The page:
OM is a deeply expressive, full, and mystical sound.  Like breath, like life, it has a beginning, “AHH,” a middle, “OOO” and an end, “MMM,” the vibration of which resonates through your body.  OM is the yogic word for God.  It is the manifestation of God.  It IS God.  Chanting OM quiets the body and quiets the mind so that your soul may experience God – the goal of yoga.

Do I believe this?  I don’t know.

My son, now 13, is the same age I was when I explored Christianity.  His close friend is a devout Catholic.  My son is curious, searching for what he believes, and trying to reconcile his friend’s faith with our skepticism.  “Mary was definitely not a virgin!”  he exclaims with certainty.  We marked Easter in our quiet and secular way.  Easter baskets filled with chocolate, an Easter Egg hunt demanded by my son, and a dinner worthy of Spring are our traditions.  But at our festive Spring dinner, we found ourselves musing on Jesus and the events of Holy Week and the inexplicable mystery of Jesus’ disappearance and resurrection.  I do not believe that Jesus is any more divine than you or me, but I do believe that Jesus was a wise and compassionate man who preached beautiful teachings of love, the power of love.  I believe in love.  I will do what I can to help my son feel free to appreciate the mystery of life and to guide him toward the healthy ways that religions attempt to deal with the mystery.  I will try to guide him without being too academic and intellectual.  (Truth be told, I bought him a book yesterday.  That is my way.  Sigh.)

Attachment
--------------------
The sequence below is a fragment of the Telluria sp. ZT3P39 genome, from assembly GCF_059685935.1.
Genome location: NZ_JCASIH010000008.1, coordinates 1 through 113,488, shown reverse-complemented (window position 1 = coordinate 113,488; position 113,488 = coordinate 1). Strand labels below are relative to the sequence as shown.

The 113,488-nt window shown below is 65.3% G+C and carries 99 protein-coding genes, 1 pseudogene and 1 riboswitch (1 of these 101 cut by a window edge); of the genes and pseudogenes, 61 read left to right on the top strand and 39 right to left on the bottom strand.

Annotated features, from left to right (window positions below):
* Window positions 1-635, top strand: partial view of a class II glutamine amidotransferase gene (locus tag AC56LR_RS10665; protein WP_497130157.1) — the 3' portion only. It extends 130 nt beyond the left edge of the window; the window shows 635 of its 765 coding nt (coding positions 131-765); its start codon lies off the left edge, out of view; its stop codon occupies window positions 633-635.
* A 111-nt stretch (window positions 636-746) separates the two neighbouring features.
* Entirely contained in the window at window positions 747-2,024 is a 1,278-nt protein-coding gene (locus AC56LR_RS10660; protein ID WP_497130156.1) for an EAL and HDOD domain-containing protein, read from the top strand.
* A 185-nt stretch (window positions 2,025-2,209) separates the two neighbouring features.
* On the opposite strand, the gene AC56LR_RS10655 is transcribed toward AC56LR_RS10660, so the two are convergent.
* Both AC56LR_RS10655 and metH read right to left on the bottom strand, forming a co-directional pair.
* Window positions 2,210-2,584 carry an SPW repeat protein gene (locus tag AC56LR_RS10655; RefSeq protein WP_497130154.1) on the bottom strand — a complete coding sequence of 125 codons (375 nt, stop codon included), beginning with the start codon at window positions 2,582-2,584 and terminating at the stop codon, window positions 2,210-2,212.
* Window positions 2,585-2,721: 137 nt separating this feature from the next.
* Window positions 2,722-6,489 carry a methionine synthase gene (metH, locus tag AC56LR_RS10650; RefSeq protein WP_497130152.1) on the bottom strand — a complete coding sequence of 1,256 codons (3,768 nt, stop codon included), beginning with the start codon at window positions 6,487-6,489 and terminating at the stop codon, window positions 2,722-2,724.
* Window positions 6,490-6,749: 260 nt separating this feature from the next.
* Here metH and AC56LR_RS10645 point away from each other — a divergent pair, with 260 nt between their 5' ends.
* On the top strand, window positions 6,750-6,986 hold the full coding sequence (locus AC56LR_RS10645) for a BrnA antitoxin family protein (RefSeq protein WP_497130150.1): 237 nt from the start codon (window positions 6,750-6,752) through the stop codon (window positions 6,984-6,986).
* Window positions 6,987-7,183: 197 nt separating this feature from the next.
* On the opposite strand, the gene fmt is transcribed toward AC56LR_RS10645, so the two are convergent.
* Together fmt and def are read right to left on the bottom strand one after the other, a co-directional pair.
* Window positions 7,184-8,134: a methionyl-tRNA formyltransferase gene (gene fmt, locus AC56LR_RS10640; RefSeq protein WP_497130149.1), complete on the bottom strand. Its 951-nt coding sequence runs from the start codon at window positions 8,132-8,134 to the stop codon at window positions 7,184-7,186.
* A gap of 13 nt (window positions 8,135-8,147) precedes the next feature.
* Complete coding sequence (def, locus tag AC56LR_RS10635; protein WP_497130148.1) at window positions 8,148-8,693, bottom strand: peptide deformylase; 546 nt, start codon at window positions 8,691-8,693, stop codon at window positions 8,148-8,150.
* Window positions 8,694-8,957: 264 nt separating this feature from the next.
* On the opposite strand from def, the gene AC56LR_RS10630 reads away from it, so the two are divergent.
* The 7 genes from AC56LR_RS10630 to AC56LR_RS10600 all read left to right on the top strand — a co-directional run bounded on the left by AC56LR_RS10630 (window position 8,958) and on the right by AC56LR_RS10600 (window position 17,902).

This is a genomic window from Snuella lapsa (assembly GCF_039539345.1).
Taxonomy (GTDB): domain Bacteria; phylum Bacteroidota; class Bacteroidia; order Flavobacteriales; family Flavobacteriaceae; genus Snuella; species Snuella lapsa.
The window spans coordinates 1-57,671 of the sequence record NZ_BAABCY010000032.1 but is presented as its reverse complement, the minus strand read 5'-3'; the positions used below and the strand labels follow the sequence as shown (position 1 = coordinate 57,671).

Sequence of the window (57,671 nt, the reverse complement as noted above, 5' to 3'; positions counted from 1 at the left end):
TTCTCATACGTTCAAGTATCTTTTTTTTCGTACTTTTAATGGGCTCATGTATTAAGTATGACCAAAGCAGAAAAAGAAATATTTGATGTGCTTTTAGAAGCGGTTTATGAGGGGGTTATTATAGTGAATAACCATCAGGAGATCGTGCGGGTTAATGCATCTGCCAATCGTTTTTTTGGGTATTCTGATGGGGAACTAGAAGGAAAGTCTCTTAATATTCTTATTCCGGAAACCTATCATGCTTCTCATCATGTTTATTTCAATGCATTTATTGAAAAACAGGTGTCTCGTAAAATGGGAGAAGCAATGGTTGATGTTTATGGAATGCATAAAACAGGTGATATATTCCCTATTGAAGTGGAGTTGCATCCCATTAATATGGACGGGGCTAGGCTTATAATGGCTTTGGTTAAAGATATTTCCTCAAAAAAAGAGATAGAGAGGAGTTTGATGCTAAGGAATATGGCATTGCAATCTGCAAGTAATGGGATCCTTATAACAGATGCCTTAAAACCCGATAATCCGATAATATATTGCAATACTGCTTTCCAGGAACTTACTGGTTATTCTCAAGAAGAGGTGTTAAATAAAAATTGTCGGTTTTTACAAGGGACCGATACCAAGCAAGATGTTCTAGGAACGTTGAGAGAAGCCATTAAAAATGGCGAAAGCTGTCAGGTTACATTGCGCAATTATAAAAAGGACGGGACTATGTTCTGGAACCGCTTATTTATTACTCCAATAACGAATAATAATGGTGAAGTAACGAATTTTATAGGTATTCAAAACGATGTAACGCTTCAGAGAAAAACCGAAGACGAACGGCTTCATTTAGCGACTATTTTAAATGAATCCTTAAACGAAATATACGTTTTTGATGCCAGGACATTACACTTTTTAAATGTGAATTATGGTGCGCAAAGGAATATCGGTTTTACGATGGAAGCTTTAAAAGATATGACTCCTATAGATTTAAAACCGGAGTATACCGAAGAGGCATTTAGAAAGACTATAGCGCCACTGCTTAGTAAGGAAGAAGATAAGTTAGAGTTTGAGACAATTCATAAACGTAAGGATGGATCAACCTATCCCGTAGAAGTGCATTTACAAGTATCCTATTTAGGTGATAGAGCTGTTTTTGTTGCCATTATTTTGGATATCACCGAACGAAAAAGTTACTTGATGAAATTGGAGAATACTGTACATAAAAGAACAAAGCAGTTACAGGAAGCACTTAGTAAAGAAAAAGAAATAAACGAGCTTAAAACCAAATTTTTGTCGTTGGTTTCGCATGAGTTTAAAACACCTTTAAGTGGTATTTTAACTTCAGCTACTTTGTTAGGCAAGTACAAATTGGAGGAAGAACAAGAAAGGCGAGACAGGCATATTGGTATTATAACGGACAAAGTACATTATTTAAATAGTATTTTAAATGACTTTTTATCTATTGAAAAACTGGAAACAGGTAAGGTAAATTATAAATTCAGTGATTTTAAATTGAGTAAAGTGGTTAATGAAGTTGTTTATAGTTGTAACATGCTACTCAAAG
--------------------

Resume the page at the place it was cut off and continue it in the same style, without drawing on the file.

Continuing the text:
Will I introduce OM to my students this week?  Yes.  I have decided to start with just feeling the MMM vibration.  It’s a mysteriously powerful sensation!  Is it God?  I don’t know.  I do know that I will keep practicing yoga.  Yoga is where I feel still and sacred, able to be me, able to love and be loved.  I feel holy in those rare moments when I float in Svasana.  I feel holy when I chant OM with my yoga community and the vibrations make me feel like I am expanding and taking off.  I feel holy when I look in my husband’s eyes, my children’s eyes, and know love.

Surya Namaskar Ski


A Fervent Salute to the Sun

It was a cold and windy week at Stowe Mountain.  My smug celebration of triumph over my anxiety demons vanished with the lack of sun, the bitter cold, and the icy trails.  The smart decision, for me, would have been to accept that conditions were not good, for me, and to settle down with my book: Cyndi Lee’s May I Be Happy.  But it was too early in the vacation week to “give in” to a day off.  And so I fought the conditions, determined to have a magical week.  Our skiing abilities have converged at that happy and temporary moment where we all can ski together.  I wanted to enjoy this week together.  And so I did.

I ski because my husband skis.